Help me choose my new author photo
I recently had new photos taken. This is always stressful for me, which is one of the reasons I was a photographer once upon a time. I far prefer being behind the camera than before it. But books need photos, and I have a compulsion to keep them current.
That said, it isn’t a simple undertaking. I can’t speak for other authors, but this is what a shoot entails for me.
1. Choose a photographer and set a date.
There have been times in the past when I was all over the place trying to pick a person, but the choice was relatively easy this time. Based on personal recommendation and her amazing celebrity photos, I knew that I wanted to work with Kerry Brett. Since my last photos were taken outdoors and had been a scheduling nightmare of rain and humidity, I also knew that this time I wanted a studio shot. Kerry’s studio is in Hingham, Massachusetts, an easy 45-minute drive from my home.
We picked Wednesday, June 27, 2012, for the shoot. I wanted to get it done before summer, so that I wouldn’t stress the summer away, and what with Kerry being busy with Christmas photos pretty much from September on, a June date worked for her, too.
2. Hire makeup artist.
At Kerry’s recommendation, I hired Dianna Quagenti, with whom she often works. The deal was that I would meet Dianna at Kerry’s studio having made myself up with the look I like, then she would smooth, accentuate, or modify what I’d done to make it perfect for the shoot.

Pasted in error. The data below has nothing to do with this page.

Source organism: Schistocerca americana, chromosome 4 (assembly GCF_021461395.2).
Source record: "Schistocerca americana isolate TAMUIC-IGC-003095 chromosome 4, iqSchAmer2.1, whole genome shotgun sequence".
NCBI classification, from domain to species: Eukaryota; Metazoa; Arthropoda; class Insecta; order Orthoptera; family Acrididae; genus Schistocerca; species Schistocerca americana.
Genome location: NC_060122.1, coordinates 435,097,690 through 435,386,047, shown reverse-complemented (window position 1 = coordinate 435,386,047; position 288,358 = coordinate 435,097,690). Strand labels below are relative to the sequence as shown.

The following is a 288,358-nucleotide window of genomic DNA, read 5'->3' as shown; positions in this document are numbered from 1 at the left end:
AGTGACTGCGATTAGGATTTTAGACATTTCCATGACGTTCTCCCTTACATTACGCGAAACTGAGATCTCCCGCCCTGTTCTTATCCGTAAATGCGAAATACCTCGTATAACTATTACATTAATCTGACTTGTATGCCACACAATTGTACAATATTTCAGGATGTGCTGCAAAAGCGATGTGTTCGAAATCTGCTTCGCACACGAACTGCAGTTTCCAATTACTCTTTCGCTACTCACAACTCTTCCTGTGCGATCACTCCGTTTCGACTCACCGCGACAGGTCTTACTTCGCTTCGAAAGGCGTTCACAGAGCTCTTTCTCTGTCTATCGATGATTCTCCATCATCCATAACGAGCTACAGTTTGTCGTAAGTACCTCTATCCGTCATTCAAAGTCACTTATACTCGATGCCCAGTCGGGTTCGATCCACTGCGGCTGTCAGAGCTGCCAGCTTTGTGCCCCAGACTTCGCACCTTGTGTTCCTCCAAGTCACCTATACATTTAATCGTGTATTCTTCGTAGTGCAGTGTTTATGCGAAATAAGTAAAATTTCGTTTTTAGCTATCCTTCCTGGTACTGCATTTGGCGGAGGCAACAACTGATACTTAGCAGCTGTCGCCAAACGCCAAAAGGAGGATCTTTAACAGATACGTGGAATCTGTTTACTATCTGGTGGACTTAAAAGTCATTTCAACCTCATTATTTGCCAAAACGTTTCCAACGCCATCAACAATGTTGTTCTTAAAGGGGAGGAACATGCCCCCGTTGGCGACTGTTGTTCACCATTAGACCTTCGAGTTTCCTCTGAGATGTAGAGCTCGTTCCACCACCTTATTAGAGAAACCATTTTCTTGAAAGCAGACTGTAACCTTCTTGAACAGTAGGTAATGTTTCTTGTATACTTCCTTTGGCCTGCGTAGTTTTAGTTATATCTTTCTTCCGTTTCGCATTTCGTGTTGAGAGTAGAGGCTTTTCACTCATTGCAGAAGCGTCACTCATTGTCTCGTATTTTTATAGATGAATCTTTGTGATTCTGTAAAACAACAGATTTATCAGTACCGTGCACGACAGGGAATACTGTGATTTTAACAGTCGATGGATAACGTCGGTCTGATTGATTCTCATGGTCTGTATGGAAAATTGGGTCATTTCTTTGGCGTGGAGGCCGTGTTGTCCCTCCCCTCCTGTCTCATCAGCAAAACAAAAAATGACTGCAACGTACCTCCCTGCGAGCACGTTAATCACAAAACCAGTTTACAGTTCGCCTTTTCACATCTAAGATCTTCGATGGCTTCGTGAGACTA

3. Make appointments for hair and nails.
These things matter. Easy phone calls took care of both.
4. Choose clothes and props.
This was the tough part. I took things out, tried them on, put them back. I talked with Kerry about colors of my clothes and her backgrounds. I took other things out, tried them on, put them back.
5. Re-choose clothes and props.
More trying on and putting back. Some buying and returning. The process was endless. Midway, I sent Kerry phone shots of various dresses, jackets, scarves. Regarding props, we discussed the possibility of my holding a pile of books (decided against it) and a laptop (went with this).
Actually, it was more a question of taking care, in the three days leading up to the shoot, to avoid those foods that might make me bloated (carbonated soda, airy frozen yogurt) or puffy (cold cuts, Chinese food, anything else heavy on salt). I mean, yeah, it would be great to lose ten pounds prior to a photo shoot, but experience told me that wasn’t going to happen.
It’s the one thing that can make or break the way you look. It’s also the one thing that is hardest to do when you’re as nervous as I was about this shoot.
That said, by the time I arrived at the photographer’s studio, my job was done. I pretty much sat there and let the makeup woman do her thing, then let Kerry decide which of my outfits went with which backgrounds.
It was fascinating to watch Kerry – her thoughtfulness, tipping her head this way and that as she analyzed me and the light, asking me to tip my head this way or that, having me turn a bit to the right or left, to sit or stand, always her thoughtfulness.
Two weeks after the shoot, I returned to Kerry’s studio. Of 500 shots, she had chosen the best 100. We sifted through those, hoping to boil it down to five, but the shots were so good that I couldn’t choose fewer than nine.
Of those, folks, here are the final three. What do you think? I’ve given each a caption. Which would you like to see on the cover of Sweet Salt Air?